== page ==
I also agree with critter above that as long as you learn to write excellent software (patterns, data structures, algorithms wise), then language SHOULDN'T matter..... however, it doesn't hurt to walk down the path that will give you the best chance to find a job (i.e. java or c#). There are a lot of kick ass languages out there, but just not much employment support at the current time. Experience is everything. I won't hire anybody with less than 3yrs .net/c# experience regardless of how good of a developer they are
     
  8. Peyomp

    Peyomp New Member

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    If you are passionate about game development, then you should focus on C++ and C#. The top studios have RIGOROUS C++ interviews, and what they're really looking for is someone passionate about learning C++ deeply, that realizes that C++ is vast and that you don't know SHIT about it. Nobody does. Its vastly complex. The correct answer to 'how well do you know C++' in a game interview is 6-8. Be expected to back that up.

    My brother is a top gaming AI guy and codes in C++ and C#, so focus on those. But more importantly: focus on whatever area interests you: graphics, AI, whatever.

    My brother is a hardcore C++ guy, but loves to code in C# because he gets so much more done. This is common in gaming.

    Anyway, the more important thing is for you to take an idea and turn it into usable, useful software. The language you use is secondary to the ability to do that.
     
  9. SPACECATAZ

    SPACECATAZ New Member

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    Ok, that makes sense to me. I knew you had to focus on a interest, i.e. graphics, sound, tools, w/e. I guess I will pick back up my C++ book and have another go at it.
     
  10. Peyomp

    Peyomp New Member

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    Well, look... you're probably going to be able to build things faster in C#. So you don't have to stop if you don't want. The key is to build whole, usable things. That is the core ability that will take you far. You could go back to C++ later. C# is certainly an easier place to start.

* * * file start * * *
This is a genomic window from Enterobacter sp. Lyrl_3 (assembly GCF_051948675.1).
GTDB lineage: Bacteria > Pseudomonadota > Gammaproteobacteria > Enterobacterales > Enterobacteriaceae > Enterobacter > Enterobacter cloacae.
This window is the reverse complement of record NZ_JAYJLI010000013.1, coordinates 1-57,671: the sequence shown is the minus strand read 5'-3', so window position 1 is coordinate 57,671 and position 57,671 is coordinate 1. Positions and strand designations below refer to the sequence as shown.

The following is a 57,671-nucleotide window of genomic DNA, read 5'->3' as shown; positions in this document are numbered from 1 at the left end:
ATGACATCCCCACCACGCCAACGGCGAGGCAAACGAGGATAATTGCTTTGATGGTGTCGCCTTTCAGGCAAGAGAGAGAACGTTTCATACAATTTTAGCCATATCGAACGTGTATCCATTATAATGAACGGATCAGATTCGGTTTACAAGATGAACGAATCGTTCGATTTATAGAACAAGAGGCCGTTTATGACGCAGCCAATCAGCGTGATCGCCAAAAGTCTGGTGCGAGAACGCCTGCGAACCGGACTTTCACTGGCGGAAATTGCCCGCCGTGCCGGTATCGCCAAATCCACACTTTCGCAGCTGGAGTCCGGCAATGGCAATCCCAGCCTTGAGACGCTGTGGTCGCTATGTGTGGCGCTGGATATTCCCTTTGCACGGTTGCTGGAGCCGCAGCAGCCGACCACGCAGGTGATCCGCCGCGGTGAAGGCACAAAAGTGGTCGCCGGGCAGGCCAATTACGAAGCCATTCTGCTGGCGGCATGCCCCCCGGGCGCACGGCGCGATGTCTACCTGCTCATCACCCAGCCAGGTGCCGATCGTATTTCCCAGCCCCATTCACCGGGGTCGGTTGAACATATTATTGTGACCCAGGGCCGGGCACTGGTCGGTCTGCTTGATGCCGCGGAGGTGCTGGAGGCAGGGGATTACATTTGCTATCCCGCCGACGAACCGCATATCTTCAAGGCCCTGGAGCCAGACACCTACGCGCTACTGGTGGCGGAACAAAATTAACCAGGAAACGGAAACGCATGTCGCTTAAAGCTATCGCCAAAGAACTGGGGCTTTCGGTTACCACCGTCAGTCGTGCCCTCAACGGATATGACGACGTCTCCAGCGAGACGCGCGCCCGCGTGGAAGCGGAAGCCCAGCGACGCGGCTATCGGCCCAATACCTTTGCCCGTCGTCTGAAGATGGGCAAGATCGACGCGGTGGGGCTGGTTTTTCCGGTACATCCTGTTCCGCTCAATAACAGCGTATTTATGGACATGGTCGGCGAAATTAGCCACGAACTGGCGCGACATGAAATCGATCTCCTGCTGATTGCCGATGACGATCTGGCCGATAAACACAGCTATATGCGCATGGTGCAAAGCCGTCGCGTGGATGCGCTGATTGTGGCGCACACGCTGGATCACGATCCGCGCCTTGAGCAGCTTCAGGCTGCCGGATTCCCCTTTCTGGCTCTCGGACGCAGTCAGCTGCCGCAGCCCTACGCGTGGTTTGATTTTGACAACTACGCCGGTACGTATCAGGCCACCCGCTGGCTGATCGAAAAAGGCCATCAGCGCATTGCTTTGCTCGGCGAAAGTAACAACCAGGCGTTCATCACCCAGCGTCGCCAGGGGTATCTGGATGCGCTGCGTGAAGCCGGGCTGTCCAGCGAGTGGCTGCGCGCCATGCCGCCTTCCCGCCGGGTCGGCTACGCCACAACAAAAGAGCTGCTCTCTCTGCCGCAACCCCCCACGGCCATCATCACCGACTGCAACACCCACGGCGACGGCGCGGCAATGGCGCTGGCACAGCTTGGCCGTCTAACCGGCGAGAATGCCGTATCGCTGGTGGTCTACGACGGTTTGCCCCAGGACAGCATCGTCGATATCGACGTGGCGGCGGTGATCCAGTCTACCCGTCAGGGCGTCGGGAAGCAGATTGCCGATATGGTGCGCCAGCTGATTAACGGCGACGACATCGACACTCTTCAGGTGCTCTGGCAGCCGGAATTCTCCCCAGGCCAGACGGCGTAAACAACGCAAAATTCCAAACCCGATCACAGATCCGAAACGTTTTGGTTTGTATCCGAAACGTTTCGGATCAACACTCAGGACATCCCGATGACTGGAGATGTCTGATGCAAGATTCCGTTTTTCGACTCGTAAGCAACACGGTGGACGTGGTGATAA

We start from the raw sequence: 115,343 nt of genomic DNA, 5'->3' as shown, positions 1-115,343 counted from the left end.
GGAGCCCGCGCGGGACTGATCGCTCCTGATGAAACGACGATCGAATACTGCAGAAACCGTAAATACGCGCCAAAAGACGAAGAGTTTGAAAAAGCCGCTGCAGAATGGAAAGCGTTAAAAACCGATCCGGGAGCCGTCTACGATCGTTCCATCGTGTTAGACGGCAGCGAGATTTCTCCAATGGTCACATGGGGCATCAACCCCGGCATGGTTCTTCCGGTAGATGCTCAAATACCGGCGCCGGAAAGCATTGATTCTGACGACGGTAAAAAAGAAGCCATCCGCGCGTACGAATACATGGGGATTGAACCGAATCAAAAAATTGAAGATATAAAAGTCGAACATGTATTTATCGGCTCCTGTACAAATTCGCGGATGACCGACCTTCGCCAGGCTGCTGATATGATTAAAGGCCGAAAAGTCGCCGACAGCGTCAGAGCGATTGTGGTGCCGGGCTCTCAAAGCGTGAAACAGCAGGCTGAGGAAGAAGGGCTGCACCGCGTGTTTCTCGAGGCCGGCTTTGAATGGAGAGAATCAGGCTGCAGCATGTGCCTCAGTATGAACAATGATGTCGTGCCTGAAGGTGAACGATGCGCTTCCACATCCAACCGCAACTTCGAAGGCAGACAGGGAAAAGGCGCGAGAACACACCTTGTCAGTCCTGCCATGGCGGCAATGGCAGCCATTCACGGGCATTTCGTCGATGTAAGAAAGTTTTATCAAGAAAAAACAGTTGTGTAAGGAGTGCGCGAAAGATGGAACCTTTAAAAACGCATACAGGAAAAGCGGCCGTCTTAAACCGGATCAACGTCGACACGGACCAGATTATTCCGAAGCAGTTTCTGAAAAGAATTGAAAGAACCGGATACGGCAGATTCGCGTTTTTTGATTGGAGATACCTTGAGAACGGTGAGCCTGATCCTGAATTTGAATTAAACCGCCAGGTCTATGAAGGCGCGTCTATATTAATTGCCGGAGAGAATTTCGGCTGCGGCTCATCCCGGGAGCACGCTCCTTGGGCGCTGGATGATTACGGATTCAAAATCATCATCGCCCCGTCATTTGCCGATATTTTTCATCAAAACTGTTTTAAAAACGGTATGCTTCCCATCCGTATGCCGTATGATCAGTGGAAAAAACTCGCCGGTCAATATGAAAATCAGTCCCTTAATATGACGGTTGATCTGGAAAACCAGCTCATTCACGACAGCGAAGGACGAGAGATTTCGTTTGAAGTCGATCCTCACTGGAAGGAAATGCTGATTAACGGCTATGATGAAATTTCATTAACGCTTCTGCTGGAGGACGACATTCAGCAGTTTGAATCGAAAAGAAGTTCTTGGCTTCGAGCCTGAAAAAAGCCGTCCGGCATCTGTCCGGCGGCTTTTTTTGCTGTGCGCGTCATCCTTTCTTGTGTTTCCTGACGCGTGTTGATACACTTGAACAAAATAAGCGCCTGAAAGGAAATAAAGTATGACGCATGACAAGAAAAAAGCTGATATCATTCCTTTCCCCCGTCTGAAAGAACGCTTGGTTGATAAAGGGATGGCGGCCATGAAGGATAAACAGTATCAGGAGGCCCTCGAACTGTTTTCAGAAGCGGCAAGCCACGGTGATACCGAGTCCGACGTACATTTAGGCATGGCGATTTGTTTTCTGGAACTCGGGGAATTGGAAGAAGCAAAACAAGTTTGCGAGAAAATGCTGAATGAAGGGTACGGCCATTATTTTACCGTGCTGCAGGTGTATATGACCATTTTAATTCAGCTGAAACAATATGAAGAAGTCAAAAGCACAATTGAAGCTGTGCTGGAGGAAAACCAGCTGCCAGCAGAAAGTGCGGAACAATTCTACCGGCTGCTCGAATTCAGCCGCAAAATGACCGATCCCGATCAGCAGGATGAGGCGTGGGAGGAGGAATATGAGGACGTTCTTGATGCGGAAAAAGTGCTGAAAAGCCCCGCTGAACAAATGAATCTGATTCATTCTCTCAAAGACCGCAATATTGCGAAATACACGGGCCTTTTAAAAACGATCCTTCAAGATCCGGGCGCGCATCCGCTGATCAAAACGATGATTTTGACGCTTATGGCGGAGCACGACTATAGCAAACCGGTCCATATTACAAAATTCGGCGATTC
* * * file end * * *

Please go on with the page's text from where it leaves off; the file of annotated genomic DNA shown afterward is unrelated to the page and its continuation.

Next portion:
Just keep in mind that you need to know C++ well to do well in gaming.
     
  11. SPACECATAZ

    SPACECATAZ New Member

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    Alright, that's what I thought as well. I have a month until school starts again, lets see what good it does me :mamoru:.

    Hopefully I can cover all of the MSDN on C# in 2 weeks.
     
  12. Peyomp

    Peyomp New Member

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    Don't cover the MSDN. Pick something you want to build, then build it. Use the books/internet as a reference. Learn as you go is the most important skill you can develop.
     
  13. bowrofl

    bowrofl New Member

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    :werd:. If you want to program specifically for game development, try this article:
    http://www.gamedev.net/reference/design/features/makegames/

    It gives ideas for games to try to attempt programming and why learning how to program a game like Tetris or Breakout works will teach you a lot about how games work.
     
  14. Peyomp

    Peyomp New Member

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    .

    If you want to code games - code games. What you can build on your own time during university will be your resume when you apply for your first job. It will put you on TOP of the stack.